A Kenyan friend who is a big wig in corporate Kenya, has a wonderful story about how he started out.
Shortly after he graduated from university in the late 1980s, he got a job as a very junior chap in a Nairobi-based multinational that sells fast-moving consumer goods — like toiletries, cooking oil, beverages — in East Africa.
In Uganda, President Yoweri Museveni’s National Resistance Army (NRA) rebels had only recently won their bush war and taken power. Around 1992 he was sent to Kampala to open distribution for the multinational’s products. He checked into today’s Sheraton Hotel, and spent days visiting big stores and traders in Kampala. After a week, he returned to Nairobi empty-handed.
However, he had been told that if he wanted to make a breakthrough, he needed to go to the vast backstreet informal business district called “Kikuubo”, a cross between Nairobi’s Eastleigh and Gikomba, where the people who moved things in Uganda were based.
Some months later, he was sent back to Kampala. He checked into a less glamorous hotel near Nakasero Market in downtown Kampala. In the morning, he wore his t-shirt, jeans, and sneakers (not the suit and tie he had donned the last time), and headed to Kikuubo.
After many hours looking and asking around, he landed at the shop of a big player in Kikuubo. At the corner of his shop, was a pile of money from the floor to the ceiling.
They chatted, the chap liked him, and they got down to business. When he told him the volume of products he wanted, my friend nearly fell off his chair. It was several times more than the company had projected for the total Ugandan market.
The big kahuna explained to him that he would sell some of it in Uganda, but he had “my people” in Democratic Republic of Congo, Tanzania, Sudan, and further afield into central Africa.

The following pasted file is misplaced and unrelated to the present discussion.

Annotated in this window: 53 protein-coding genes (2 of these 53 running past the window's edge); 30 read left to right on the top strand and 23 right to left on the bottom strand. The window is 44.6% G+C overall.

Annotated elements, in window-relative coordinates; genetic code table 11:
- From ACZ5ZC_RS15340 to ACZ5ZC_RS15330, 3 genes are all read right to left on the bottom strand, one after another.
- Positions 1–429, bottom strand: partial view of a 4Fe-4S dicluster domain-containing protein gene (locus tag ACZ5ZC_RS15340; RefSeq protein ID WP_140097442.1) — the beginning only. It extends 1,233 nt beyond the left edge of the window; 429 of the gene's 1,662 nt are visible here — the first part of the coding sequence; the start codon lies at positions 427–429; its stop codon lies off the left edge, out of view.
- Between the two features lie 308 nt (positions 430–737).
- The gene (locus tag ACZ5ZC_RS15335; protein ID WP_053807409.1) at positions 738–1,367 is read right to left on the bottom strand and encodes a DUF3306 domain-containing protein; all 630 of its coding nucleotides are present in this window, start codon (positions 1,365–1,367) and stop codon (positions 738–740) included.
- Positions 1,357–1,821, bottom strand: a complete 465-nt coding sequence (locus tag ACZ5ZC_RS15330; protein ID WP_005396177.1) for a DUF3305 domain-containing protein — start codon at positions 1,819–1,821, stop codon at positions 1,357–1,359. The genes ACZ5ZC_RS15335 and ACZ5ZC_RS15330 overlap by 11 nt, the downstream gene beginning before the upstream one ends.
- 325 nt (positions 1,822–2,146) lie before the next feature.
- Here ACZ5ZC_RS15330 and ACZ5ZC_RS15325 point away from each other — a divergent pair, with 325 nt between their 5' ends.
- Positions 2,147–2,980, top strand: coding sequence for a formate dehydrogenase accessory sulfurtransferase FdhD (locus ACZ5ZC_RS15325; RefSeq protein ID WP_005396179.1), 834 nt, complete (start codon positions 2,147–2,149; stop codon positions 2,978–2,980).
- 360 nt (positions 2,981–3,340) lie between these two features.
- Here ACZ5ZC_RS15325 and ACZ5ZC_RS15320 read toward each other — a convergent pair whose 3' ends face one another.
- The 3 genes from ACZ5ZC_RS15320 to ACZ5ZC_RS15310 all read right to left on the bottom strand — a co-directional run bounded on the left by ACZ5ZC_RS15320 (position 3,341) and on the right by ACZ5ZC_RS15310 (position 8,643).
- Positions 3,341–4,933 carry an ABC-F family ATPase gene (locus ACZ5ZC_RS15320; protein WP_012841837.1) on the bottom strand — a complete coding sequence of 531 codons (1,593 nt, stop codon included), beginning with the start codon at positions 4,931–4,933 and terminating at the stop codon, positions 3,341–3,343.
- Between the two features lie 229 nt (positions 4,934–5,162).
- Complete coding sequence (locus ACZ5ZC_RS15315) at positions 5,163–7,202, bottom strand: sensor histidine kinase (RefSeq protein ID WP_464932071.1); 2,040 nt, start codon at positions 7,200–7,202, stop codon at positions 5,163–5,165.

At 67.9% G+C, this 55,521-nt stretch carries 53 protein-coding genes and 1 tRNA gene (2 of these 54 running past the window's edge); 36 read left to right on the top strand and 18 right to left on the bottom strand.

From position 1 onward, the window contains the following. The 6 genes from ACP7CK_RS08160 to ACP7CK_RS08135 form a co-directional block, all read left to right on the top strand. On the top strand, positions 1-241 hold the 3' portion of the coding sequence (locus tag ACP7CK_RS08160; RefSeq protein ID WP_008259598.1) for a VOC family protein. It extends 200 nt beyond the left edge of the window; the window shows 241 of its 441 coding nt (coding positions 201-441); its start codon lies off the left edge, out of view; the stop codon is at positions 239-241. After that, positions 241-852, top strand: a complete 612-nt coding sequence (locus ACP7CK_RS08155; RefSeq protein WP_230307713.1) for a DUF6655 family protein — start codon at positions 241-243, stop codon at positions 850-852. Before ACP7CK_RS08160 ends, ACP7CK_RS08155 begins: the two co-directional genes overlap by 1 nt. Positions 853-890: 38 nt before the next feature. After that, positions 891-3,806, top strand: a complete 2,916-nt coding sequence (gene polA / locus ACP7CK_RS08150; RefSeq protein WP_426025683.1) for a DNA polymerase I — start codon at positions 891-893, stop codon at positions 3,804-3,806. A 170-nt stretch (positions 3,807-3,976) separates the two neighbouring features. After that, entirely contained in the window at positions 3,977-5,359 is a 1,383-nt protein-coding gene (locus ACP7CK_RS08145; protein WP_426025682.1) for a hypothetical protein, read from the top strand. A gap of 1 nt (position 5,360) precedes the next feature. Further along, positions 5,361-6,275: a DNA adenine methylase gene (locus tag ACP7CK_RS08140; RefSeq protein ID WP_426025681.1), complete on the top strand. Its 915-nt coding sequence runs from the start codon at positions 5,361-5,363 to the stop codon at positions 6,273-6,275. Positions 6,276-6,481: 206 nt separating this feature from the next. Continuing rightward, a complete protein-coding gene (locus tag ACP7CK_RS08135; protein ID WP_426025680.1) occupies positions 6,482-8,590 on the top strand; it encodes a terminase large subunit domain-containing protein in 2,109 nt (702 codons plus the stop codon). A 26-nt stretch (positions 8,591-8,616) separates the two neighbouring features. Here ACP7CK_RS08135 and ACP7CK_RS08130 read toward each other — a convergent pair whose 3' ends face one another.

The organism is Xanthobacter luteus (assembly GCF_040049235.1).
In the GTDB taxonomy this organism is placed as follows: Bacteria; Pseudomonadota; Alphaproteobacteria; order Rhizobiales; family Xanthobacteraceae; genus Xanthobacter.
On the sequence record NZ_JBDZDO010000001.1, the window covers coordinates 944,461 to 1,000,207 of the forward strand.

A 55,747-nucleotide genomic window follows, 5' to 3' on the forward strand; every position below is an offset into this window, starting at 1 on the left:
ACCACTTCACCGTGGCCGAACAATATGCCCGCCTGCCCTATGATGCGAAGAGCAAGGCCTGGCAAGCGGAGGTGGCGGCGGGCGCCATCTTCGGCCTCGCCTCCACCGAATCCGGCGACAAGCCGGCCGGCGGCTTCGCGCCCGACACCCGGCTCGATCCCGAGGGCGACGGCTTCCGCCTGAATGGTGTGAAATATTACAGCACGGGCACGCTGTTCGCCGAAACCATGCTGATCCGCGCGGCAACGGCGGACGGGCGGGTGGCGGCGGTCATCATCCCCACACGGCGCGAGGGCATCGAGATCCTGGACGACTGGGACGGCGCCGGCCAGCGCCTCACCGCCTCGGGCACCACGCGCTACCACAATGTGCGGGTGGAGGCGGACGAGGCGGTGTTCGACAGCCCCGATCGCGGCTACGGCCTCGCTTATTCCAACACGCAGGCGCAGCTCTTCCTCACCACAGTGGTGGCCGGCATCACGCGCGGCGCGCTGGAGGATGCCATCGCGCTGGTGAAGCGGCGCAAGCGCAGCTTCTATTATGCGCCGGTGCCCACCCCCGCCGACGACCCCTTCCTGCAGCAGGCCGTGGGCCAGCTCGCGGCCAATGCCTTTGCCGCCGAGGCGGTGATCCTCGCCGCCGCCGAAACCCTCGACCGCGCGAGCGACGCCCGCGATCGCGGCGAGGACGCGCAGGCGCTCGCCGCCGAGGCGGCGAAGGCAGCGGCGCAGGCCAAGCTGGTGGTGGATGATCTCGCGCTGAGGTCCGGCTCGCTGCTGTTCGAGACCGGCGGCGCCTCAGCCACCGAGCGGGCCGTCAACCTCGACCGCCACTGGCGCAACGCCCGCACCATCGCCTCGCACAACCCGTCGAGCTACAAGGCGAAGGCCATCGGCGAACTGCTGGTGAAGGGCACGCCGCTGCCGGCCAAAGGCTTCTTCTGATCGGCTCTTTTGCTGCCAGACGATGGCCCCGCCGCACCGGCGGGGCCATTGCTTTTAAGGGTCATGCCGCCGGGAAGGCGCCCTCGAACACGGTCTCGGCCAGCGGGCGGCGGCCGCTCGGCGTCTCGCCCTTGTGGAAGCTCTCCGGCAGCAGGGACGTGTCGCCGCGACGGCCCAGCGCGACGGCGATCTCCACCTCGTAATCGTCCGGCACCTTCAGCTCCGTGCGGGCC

Upon inquiring how, from Kikuubo, he was able to distribute goods so far and wide, the chap just gave him a knowing smile. He understood.
My friend did the deliveries to Kikuubo from Nairobi for many years, and the company was very pleased. Before long, he was a deputy manager. To this day, he still prays to Kikuubo.
The East African Community (EAC) hadn’t been reborn yet, then, and the Uganda of today is very different. The investments in infrastructure and regional integration means the Kikuubo trader today moves his goods through less mysterious routes, and pays a little tax.
But the EAC, the governing structure built to steward these fortunes, is creaking, with the leaders unable to meet and take the decisions that would oil its wheels.
The biggest scandal is the sight at East African borders, with trucks spending days in queues over 20 kilometres long waiting to clear.
The Northern Corridor is strewn with additional weighbridges, where there are more queues to navigate. Behold the dead hand of East African bureaucracy.
The irony is that if my friend had started in this period where, admittedly, there has been some progress to speed up movement of goods in the EAC, he wouldn’t have been as successful. He might not have gone beyond junior marketing officer.
EAC leaders seriously need to clock back in on this East African project.
Charles Onyango-Obbo is curator of the “Wall of Great Africans” and publisher of explainer site Roguechiefs.com. Twitter@cobbo3